Orrin G. Hatch U.S. Courthouse
The former U.S. Courthouse of Utah was officially renamed the Orrin G. Hatch U.S. Courthouse in a ceremony on September 2. Orrin Hatch served as a U.S. Senator from 1977-2019. He represented the people of Utah for 42 years and was the ninth longest serving senator in American History.
GSA received $185 million dollars in 2013 for construction and construction management funding for the courthouse project. The building is located on a site directly adjacent to the west of the existing Frank E. Moss Courthouse. The site clearing has included the successful relocation of the historic Odd Fellows building.
The Orrin G. Hatch U.S. Courthouse was built to house the expanding needs of the U.S. District Court in the District of Utah. The present Frank E. Moss Courthouse exceeded its original design capacity from both a space and security perspective. In December 2015, the new courthouse achieved LEED Gold certification from the U.S. Green Building Council. In addition to the U.S. District Courts, the building will house, the U.S. Marshals Service, and U.S. Probation.
The building is connected by a tunnel to the Frank E. Moss Courthouse, which is situated adjacent to and directly east of the new building. The facility surrounded by a garden of grass, trees and other landscaped elements and houses seven district and three magistrate courtrooms, along with 14 chambers and office-support spaces on 10 floors above grade. The two floors below grade will contain parking and building support space.
The building features a 10-story atrium in the center facing the elevator core that holds a large sculpture made from 380 tubes of optical aluminum created by renowned artist James Carpenter. The interior features wood paneling and white oak floors that temper the glass and aluminum characteristics of the exterior. A circular glass staircase that connects the first three floors is a focal point in the entry atrium.
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- Joint-use tenants conference rooms on level 6
- Roula’s Cafe is available on the first floor.
- Free public Wifi in Roula’s Cafe
- Gold LEED certified building
- The facility will be able to surpass industry standards by using 36% less energy than comparable buildings
- By using low flow plumbing fixtures the building achieves a 29% water savings, estimated to save over 150,000 gallons per year
- The project is using 20% recycled content and at least 20% local building materials
- The building uses innovative energy-saving technologies such as advanced mechanical systems, high-performance exterior building enclosure, and natural daylight harvesting
- The daylight harvesting alone is projected to save an additional four percent of energy on top of the current 32% savings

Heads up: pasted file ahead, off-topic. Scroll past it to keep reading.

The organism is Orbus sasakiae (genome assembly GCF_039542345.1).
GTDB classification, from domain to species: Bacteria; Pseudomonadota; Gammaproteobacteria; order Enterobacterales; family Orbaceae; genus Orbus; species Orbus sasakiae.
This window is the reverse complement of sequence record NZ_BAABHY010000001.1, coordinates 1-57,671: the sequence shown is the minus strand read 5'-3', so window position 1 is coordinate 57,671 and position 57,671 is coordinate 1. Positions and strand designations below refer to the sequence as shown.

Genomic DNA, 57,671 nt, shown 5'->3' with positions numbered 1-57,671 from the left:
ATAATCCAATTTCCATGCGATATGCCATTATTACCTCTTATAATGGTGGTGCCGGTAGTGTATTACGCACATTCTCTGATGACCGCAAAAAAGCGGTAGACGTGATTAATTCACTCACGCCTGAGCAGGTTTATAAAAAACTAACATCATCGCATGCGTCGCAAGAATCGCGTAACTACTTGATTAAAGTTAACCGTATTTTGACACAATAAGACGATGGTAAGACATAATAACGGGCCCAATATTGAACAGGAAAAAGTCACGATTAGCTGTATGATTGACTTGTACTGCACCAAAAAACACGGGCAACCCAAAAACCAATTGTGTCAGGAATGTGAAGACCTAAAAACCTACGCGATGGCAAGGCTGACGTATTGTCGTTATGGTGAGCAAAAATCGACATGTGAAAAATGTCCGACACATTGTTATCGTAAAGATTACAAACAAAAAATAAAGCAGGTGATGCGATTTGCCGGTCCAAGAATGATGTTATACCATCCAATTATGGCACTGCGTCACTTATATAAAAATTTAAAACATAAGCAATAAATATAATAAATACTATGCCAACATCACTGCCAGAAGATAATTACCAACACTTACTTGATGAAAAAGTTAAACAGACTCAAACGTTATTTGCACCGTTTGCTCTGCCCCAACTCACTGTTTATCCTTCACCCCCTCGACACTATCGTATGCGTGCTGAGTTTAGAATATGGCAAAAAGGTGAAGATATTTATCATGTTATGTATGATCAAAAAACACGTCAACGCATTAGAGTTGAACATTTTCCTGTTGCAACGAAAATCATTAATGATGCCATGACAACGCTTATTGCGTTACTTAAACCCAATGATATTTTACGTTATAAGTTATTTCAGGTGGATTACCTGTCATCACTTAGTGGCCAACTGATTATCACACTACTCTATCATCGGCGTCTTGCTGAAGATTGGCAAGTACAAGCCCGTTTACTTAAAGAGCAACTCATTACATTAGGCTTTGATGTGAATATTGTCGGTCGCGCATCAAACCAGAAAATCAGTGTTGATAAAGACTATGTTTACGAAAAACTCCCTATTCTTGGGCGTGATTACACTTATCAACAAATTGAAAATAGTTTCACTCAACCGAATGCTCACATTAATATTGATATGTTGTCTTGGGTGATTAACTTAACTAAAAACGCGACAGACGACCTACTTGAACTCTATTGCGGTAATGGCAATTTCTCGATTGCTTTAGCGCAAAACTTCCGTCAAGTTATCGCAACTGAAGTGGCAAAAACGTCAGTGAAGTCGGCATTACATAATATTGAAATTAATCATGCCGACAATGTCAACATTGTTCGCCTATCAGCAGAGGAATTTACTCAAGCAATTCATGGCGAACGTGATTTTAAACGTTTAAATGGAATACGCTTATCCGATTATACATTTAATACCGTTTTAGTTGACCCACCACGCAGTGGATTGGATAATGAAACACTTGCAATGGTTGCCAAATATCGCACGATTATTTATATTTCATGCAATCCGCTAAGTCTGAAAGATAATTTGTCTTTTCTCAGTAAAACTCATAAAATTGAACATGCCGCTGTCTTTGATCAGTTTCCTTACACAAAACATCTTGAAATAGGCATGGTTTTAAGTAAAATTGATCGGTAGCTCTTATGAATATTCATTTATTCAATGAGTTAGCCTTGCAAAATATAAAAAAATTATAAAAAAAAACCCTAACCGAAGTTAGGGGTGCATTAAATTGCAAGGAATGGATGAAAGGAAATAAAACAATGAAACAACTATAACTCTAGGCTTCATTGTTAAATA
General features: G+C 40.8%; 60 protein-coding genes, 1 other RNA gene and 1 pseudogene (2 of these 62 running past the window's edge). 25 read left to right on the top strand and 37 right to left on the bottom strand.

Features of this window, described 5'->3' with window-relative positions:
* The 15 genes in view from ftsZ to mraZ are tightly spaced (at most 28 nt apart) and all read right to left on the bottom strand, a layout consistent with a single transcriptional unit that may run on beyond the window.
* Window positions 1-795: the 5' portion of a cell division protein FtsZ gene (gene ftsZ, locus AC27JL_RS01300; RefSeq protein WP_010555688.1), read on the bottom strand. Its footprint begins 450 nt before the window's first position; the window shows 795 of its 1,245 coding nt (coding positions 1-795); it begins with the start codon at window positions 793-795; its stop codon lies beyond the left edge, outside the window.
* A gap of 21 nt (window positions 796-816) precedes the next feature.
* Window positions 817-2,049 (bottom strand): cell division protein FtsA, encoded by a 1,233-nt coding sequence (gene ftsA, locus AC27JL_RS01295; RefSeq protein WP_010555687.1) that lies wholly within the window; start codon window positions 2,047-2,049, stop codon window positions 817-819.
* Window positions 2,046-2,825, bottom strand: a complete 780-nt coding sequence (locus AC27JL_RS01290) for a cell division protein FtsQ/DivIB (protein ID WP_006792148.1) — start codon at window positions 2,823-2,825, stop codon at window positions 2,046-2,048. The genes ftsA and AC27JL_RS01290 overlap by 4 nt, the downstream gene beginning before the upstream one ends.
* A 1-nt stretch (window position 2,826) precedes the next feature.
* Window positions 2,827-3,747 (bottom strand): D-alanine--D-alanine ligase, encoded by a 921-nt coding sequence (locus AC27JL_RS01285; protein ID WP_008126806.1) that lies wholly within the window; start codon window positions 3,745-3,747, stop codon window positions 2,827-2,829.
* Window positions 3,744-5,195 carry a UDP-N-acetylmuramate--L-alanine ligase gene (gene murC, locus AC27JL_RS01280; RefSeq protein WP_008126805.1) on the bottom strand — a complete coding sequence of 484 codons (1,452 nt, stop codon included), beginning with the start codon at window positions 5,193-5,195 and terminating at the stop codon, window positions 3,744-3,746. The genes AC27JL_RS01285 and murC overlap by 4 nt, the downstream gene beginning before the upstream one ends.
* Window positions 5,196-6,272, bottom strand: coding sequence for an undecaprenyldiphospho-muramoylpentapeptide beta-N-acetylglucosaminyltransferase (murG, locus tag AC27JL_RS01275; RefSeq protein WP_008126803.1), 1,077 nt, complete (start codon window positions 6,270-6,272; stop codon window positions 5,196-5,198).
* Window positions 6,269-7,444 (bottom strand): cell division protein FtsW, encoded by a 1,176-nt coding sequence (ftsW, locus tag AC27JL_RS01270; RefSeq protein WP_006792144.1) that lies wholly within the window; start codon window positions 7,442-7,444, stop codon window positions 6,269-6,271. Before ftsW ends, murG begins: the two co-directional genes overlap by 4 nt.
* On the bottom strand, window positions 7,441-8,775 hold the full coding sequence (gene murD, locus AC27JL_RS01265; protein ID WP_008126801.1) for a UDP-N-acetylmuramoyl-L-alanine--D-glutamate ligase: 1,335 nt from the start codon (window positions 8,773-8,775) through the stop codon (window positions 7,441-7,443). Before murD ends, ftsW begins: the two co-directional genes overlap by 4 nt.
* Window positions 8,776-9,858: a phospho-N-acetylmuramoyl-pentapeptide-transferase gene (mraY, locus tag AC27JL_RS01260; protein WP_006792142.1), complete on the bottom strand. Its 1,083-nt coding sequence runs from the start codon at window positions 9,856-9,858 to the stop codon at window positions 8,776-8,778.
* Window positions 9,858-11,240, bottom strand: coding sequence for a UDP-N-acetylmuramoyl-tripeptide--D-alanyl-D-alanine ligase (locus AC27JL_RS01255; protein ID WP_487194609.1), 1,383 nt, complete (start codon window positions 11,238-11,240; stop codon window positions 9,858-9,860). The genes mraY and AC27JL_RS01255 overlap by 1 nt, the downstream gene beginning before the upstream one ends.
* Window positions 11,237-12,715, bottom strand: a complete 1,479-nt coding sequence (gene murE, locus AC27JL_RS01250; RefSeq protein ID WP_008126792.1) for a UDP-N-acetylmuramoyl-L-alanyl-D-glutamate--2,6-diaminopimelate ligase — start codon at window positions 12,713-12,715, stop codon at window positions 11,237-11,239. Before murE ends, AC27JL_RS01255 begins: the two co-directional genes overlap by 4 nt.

- Almost half of the site for the new courthouse will consist of green and pedestrian-friendly open space with walkable access to more than 400 bus or train trips per day
- The historically significant Odd Fellows Building was relocated across the street, saving the structure and avoiding almost 2,616 tons of building material from potentially being sent to the landfill
- American Institute of Architects 2015 Honor Awards for Architecture
- Utah Design and Construction Magazine 2014 Project of the Year
- 2014 American Council of Engineering Companies 2014 Grand Award
- Engineering News And Record Mountain States 2014 "Best Project Winners" in the Government/Public Buildings category
To clear the site for the new courthouse, many structures had to be removed, including the National Register listed Odd Fellows Hall. Through consultation, it was determined to relocate the Odd Fellows Hall instead of demolishing it. During ground excavation for this relocation and its new site across Market Street, as well as the remainder of the site for construction, thousands of historic artifact were discovered, including plates, pottery, wagon wheel and dozens of old signs from a sign maker’s shop. A display of some of these artifacts will be located in the main lobby of the new courthouse. The display depicts the history of the federal courts in Utah, as well as those that lived and worked on this site, as revealed by the uncovered artifacts.
Art in Architecture Program
“Suspended Light Pillars”
This installation builds on the primary concepts for the building, the capture and display of the Salt Lake City basin’s unique atmospheric and light conditions. Working in collaboration with the architects, Thomas Phifer and Partners, James Carpenter Design Associate’s artwork is conceived as a suspended grid of vertically suspended hexagonal “prisms,” designed to suggest and mimic a cloud composed of ice crystals.
Such ice clouds are common phenomena in the Salt Lake City area and occur when cold air and water in the upper atmosphere combine to create suspended ice crystals that often take the form of polygonal “pillars.” In the central atrium of the Salt Lake City Courthouse, the artwork’s nine stacked fields of hexagonal tubes are, like the cloud borne ice crystals that inspire them, suspended and aligned. They are also intersected by beams of sunlight, projected into their midst by the nine tilted mirrors below the skylight. Using reflection to emulate the refraction that occurs in clouds, the encounter of sunlight within the hexagon fields serves to evoke the Salt Lake City’s signature visual phenomena
- Learn more about GSA's Art in Architecture program